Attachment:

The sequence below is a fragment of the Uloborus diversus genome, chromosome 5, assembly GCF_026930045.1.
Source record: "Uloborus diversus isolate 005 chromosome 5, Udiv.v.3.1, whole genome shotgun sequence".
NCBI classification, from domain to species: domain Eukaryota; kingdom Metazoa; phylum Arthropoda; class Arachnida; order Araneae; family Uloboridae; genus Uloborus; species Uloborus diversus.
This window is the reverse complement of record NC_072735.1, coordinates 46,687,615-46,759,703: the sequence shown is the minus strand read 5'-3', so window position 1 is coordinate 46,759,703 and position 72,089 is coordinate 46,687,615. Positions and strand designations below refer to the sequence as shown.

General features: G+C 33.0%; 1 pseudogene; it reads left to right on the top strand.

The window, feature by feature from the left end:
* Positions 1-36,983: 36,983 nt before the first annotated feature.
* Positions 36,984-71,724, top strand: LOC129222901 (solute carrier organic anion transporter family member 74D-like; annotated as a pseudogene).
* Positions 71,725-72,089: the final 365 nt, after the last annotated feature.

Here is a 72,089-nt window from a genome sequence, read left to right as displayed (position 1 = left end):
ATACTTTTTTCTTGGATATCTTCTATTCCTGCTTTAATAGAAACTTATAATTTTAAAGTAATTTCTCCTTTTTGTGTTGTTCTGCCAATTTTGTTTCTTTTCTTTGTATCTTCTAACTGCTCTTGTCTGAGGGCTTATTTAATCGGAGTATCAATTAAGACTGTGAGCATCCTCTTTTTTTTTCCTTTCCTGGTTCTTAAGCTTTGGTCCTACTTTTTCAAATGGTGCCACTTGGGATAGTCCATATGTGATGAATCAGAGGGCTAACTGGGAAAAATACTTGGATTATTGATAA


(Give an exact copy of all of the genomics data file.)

The sequence below is a fragment of the Uloborus diversus genome, chromosome 5, assembly GCF_026930045.1.
Source record: "Uloborus diversus isolate 005 chromosome 5, Udiv.v.3.1, whole genome shotgun sequence".
NCBI classification, from domain to species: domain Eukaryota; kingdom Metazoa; phylum Arthropoda; class Arachnida; order Araneae; family Uloboridae; genus Uloborus; species Uloborus diversus.
This window is the reverse complement of record NC_072735.1, coordinates 46,687,615-46,759,703: the sequence shown is the minus strand read 5'-3', so window position 1 is coordinate 46,759,703 and position 72,089 is coordinate 46,687,615. Positions and strand designations below refer to the sequence as shown.

General features: G+C 33.0%; 1 pseudogene; it reads left to right on the top strand.

The window, feature by feature from the left end:
* Positions 1-36,983: 36,983 nt before the first annotated feature.
* Positions 36,984-71,724, top strand: LOC129222901 (solute carrier organic anion transporter family member 74D-like; annotated as a pseudogene).
* Positions 71,725-72,089: the final 365 nt, after the last annotated feature.

Here is a 72,089-nt window from a genome sequence, read left to right as displayed (position 1 = left end):
ATACTTTTTTCTTGGATATCTTCTATTCCTGCTTTAATAGAAACTTATAATTTTAAAGTAATTTCTCCTTTTTGTGTTGTTCTGCCAATTTTGTTTCTTTTCTTTGTATCTTCTAACTGCTCTTGTCTGAGGGCTTATTTAATCGGAGTATCAATTAAGACTGTGAGCATCCTCTTTTTTTTTCCTTTCCTGGTTCTTAAGCTTTGGTCCTACTTTTTCAAATGGTGCCACTTGGGATAGTCCATATGTGATGAATCAGAGGGCTAACTGGGAAAAATACTTGGATTATTGATAA